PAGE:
Metabolomics study of carbamazepine induced oxidative stress and potential role of tocotrienol rich fraction / Mohd Ikhwan Ismail

UNSPECIFIED (2014) Metabolomics study of carbamazepine induced oxidative stress and potential role of tocotrienol rich fraction / Mohd Ikhwan Ismail. Masters thesis, Universiti Teknologi MARA.

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Abstract

Carbamazepine is mainly used in the treatment of epilepsy, bipolar disorder and trigerminal neuralgia. However, it causes severe adverse drug reactions which include Steven Johnson Syndrome and/or Toxic Epidermal Necrolysis. Mechanisms leading to the adverse effects are hypothesised to involve production of reactive metabolites which deplete the antioxidant enzymes and therefore subjecting the individuals to oxidative stress. Hence, this study aims to determine the changes in the metabolism pathways involved in CBZ therapy which changes in the metabolite profiles of rats treated with different doses of CBZ were investigated and administration of tocotrienol rich fraction (TRF) were also studied to understand the potential roles of TRF in reducing the side effects of CBZ. Thirty-six (36) SD rats were used in this study. Three (3) different doses of CBZ, one (1) dose of CBZ+TRF and one (1) control (1 mL of normal saline) were given orally to 5 groups of SD rats. All sera and organs were collected after day 7,h of treatments. All samples were subjected to biochemical assays (liver function test, lipid peroxidation and antioxidant) and metabolomic analysis using LCMS-QTOF platform. Based on the metabolite profiling and metabolic pathway analysis, CBZ treated rats showed pertubation in the metabolism of four (4) metabolic pathways which include tryptophan, glutathione, purine and arginine-proline metabolism. These four (4) metabolic pathways in the treatment of CBZ which is related to the oxidative phosphorylation or oxidant-antioxidant balance system. On the other hand, TRF was found to have effects on the CBZ treated rats by restoring the antioxidant capacities via the four (4) major metabolic pathways mentioned above.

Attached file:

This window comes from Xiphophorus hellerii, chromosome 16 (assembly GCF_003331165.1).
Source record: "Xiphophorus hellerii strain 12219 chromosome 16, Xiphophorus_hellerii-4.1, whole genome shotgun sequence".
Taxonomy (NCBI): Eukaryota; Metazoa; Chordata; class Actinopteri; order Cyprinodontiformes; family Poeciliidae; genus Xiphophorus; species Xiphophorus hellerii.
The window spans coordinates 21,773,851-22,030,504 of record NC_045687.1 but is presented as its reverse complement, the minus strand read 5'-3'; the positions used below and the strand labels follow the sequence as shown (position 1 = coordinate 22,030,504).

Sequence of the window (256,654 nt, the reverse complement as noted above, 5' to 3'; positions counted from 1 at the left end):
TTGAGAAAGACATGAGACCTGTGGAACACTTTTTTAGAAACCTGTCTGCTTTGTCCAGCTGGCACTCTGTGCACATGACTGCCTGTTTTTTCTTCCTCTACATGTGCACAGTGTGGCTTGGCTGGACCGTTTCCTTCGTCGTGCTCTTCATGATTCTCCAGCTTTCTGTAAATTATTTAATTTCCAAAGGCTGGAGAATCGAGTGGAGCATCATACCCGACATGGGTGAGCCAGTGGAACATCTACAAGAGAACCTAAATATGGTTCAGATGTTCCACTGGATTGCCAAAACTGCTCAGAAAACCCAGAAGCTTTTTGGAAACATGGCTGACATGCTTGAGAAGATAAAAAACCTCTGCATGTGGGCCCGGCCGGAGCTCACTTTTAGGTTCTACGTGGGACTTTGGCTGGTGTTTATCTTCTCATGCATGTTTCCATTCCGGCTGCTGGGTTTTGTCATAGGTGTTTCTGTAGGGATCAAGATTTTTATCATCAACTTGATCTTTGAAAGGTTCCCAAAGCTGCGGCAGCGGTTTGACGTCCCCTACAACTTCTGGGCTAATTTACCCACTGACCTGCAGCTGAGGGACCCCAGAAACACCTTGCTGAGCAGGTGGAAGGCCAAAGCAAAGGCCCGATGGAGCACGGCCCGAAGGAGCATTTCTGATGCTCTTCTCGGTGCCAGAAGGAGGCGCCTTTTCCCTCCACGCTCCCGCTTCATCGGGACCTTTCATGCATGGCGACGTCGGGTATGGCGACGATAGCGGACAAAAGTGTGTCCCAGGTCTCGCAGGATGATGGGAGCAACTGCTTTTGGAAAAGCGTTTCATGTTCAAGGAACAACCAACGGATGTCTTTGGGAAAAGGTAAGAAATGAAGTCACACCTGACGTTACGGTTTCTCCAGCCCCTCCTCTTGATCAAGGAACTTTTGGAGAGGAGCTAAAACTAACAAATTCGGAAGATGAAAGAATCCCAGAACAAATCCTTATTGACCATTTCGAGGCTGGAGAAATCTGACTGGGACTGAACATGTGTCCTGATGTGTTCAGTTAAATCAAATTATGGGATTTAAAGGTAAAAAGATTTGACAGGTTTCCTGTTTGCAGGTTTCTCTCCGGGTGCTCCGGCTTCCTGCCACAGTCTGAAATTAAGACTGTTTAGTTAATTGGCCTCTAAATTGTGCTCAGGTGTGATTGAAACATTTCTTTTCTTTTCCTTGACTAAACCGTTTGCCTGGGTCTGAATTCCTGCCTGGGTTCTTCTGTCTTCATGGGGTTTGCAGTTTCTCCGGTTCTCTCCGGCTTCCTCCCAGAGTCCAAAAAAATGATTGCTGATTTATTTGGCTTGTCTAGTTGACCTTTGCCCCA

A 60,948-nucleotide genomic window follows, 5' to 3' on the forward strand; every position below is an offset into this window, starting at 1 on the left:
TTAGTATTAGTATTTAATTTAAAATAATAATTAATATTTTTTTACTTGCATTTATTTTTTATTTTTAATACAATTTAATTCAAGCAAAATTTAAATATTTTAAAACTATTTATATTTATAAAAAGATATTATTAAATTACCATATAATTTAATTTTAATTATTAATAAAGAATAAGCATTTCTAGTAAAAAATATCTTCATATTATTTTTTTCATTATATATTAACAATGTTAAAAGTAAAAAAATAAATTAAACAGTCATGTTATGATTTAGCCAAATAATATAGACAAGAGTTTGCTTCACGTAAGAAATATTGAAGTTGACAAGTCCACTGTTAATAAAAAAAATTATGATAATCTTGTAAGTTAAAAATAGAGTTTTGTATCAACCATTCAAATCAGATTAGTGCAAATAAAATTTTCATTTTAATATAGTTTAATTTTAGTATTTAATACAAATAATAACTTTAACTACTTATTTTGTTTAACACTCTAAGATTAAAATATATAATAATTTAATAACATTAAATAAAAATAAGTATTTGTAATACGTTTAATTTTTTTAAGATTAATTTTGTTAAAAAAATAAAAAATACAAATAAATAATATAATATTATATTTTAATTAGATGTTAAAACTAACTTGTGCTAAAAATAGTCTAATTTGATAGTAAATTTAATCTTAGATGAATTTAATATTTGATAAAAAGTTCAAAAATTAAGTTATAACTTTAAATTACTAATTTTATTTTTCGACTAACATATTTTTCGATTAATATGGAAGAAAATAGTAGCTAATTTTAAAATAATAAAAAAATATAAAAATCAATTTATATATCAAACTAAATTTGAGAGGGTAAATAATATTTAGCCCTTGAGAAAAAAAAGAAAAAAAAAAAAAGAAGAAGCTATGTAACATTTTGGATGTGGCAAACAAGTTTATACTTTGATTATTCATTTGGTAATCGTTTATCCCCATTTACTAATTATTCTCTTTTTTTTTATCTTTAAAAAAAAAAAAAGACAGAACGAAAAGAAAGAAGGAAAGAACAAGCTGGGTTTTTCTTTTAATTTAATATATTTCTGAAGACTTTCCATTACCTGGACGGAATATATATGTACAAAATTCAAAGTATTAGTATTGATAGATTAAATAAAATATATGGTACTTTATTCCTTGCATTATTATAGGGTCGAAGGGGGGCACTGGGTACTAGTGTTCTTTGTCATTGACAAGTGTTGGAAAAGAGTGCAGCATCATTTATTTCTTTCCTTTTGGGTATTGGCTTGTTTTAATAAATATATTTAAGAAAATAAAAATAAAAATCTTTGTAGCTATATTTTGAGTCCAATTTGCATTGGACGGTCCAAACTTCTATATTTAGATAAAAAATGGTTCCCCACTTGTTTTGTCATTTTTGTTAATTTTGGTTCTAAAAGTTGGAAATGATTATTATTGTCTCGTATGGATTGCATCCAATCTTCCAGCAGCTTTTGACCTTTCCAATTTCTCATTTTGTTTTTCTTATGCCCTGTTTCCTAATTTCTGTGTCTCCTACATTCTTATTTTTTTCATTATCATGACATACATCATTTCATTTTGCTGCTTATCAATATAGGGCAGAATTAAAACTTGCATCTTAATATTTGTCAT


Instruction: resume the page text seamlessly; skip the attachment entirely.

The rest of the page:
Item Type: Thesis (Masters)
Divisions: Faculty of Pharmacy
Item ID: 18394
Uncontrolled Keywords: Epilepsy; Carbamazepine; Bipolar disorder
Last Modified: 06 Dec 2017 02:52
Depositing User: Staf Pendigitalan 2
URI: http://ir.uitm.edu.my/id/eprint/18394

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